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The Younger Generation Takes a Stance: Inaugural Meeting of the WHO Youth Council

Members of the WHO Youth Council at their inaugural meeting at the WHO headquarters in Geneva in January

By Marina Wainstein, ISN Young Nephrologists Committee chair and Advocacy Working Group member 

From January 27 to 30, the World Health Organization in Geneva hosted the inaugural meeting of the WHO Youth Council.

The council was created as a WHO network for stakeholders to amplify young people’s voices and experiences and harness and expand our expertise, energy and ideas to promote public health.

Twenty-two global health and non-health youth organizations, including the International Society of Nephrology, and a nominated representative were selected to join the council.

Organizations serve a two-year mandate, after which new organizations are invited to join the council, ensuring continued inclusivity, diversity and fairness. The ultimate goal of the Youth Council is to raise the profile of youth contributions to public health at every level by driving a global advocacy initiative that is entirely designed and conceived by young people.

On the first day, Dr. Tedros, director-general of the WHO, reminded us that kindness must be at the heart of everything we do and that it is our mindset, our willingness to re-frame questions and challenges, that will ultimately determine the fate of our battles.

Later, the WHO Communications team, led by Gabby Stern, stepped in to welcome and walk us through how the WHO frames and delivers messages, announcements, calls to action and initiatives to its member states and the public.

After lunch at the WHO cafeteria, we mingled with various WHO departments who had expressed an interest in interacting with us as a council and as individual organizations. I spoke at length with the WHO’s Primary Healthcare and Compassionate Leadership department representative about the importance of incorporating kidney disease detection and screening in high-risk populations, citing the gaps established in the Global Kidney Health Atlas.

The representative from the Pharmaceutical Pricing department was similarly aware of the gaps in transplant affordability and essential blood pressure medications for people with kidney diseases in low and middle-income countries.

The second day brought inspiration in the form of our working group sessions. We split into four working groups and chose the following topics: universal health coverage (UHC), meaningful youth engagement (MYE), mental health (MH) and non-communicable diseases (NCDs).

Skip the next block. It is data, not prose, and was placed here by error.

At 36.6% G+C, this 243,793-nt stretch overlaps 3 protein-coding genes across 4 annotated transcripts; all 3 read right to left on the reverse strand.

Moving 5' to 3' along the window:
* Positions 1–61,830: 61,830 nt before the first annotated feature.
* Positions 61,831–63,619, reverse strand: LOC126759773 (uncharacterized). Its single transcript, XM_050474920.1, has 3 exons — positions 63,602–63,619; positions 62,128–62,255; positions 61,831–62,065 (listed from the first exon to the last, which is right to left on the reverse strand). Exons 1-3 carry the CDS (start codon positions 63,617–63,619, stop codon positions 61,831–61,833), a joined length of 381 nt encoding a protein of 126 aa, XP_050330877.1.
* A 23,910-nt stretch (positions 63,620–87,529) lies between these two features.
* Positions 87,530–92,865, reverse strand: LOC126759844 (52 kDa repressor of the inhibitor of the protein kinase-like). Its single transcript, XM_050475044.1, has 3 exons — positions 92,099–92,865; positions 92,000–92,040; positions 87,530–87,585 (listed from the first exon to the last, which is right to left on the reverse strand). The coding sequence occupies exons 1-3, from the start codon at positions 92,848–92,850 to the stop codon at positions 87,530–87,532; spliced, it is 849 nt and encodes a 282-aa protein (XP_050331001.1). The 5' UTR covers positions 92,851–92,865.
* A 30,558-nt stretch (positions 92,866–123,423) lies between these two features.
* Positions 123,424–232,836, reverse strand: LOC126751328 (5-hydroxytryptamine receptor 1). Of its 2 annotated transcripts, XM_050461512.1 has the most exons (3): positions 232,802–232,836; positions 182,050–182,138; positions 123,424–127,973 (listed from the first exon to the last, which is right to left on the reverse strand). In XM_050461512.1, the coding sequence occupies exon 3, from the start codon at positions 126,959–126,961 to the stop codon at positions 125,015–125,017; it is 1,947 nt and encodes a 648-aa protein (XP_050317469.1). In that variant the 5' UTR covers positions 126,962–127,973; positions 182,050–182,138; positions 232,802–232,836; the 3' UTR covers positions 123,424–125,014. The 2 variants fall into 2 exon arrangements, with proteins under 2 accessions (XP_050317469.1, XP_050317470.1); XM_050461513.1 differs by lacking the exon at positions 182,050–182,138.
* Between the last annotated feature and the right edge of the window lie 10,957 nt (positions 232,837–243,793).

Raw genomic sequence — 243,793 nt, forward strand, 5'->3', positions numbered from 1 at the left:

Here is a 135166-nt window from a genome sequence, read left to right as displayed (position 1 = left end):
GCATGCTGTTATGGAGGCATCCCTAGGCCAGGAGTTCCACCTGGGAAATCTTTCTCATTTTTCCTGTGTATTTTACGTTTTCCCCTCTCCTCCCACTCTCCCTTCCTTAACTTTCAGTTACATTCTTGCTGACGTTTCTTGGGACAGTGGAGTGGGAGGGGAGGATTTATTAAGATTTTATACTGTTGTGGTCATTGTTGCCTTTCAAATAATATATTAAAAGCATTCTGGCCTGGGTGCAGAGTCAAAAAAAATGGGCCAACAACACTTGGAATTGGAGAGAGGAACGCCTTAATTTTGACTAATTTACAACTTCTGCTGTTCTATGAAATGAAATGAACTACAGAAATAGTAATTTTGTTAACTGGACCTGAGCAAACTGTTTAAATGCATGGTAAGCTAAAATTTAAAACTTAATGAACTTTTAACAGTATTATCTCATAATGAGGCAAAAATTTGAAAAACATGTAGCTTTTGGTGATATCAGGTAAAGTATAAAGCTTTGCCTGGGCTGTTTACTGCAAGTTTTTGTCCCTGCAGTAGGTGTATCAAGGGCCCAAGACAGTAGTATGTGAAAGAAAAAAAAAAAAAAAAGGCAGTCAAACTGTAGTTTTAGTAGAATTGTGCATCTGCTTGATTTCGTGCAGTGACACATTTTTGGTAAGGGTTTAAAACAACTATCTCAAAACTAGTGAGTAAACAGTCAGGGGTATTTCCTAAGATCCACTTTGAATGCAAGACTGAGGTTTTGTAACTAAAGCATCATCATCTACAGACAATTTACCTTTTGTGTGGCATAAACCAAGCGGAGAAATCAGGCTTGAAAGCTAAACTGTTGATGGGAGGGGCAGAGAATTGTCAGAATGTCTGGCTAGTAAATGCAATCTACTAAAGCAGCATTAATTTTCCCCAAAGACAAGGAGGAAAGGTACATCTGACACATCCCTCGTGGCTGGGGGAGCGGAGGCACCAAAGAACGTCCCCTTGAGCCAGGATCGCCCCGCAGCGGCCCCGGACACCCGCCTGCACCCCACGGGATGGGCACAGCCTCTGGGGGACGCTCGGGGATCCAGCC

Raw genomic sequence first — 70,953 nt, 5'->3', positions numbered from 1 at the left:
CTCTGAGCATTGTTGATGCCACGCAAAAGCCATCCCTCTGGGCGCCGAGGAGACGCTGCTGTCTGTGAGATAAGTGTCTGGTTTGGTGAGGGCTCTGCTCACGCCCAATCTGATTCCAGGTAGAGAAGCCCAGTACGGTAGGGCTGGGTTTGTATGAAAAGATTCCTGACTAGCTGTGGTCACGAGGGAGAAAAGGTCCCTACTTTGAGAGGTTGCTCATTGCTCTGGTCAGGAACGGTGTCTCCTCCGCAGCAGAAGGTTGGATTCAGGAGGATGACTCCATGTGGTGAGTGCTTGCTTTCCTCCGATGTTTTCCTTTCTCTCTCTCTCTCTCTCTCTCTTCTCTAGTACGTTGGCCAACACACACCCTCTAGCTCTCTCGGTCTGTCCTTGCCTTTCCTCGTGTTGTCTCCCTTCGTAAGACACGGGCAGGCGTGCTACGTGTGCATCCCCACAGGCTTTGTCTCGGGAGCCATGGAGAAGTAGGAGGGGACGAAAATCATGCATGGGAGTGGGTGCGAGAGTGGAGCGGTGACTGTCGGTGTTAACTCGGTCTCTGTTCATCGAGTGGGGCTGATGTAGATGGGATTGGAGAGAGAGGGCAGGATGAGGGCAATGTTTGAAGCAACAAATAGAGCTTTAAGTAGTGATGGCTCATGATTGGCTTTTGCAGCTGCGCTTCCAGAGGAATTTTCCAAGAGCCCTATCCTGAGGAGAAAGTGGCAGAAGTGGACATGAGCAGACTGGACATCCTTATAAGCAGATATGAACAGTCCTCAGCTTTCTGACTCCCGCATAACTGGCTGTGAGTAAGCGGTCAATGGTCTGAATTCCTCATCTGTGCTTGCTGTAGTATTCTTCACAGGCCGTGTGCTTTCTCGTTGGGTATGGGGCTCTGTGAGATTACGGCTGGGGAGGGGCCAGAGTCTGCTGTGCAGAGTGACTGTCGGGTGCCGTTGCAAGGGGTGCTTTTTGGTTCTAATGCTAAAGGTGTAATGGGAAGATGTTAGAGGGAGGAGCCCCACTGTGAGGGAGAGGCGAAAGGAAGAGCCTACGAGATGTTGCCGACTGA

Naturally, as a kidney doctor and advocate, I joined the NCD group alongside representatives from NCD Child, Cancer Europe, Commonwealth Youth Health Network, the Young Professionals Chronic Disease Network (YP-CDN) and Youth for Road Safety (YOUR). We decided to focus on the commercial determinants of health (CDofH) and their role in developing risk factors for NCDs.

We felt that young people were especially vulnerable to the marketing tactics of commercial giants promoting unhealthy fast food, soft drinks, tobacco, and alcohol, as well as the pervasive effect of digital hyperconnectivity on a sedentary lifestyle.

Over the next three days, we put together a proposal to produce a video that would show these effects from a young person’s perspective. The film would target young people and policymakers alike. It would call on young people to express and share their views on how they feel targeted and what they want from elected officials to stop this.

Additionally, we asked that the video be disseminated widely through WHO channels and presented at the next high-level meeting on NCDs. When we presented our pitch to Dr. Tedros on day three, he thanked us for choosing this topic, reassured us that we had full logistic and financial support from the WHO, and asked us to consider starting a grassroots campaign if the video achieved momentum. We now have one year to scope the literature, refine our message, and produce a video. Time to get to work!

The final day coincided with the first day of the WHO Executive Board meeting. We overheard Dr. Tedros’ opening speech with multiple mentions of the importance of youth voices in policymaking. He encouraged member states to interact with us in the afternoon, stating, “We don’t need to engage [young leaders]…we need to partner with them.” This cemented our feeling that our point of view was valued and is urgently needed if policies and initiatives to tackle major global health concerns are to succeed.

As I said goodbye to my 21 new friends, I thought of a phrase often used to disempower young people: “Youth is wasted on the young.” Well, not in this crowd! We have everything we need to create change: passion, empathy, resourcefulness, and the disinhibition to question authorities and shift paradigms. Hopefully, this new partnership is the platform we need to carry our issues forward and make a difference toward achieving #HealthforAll.

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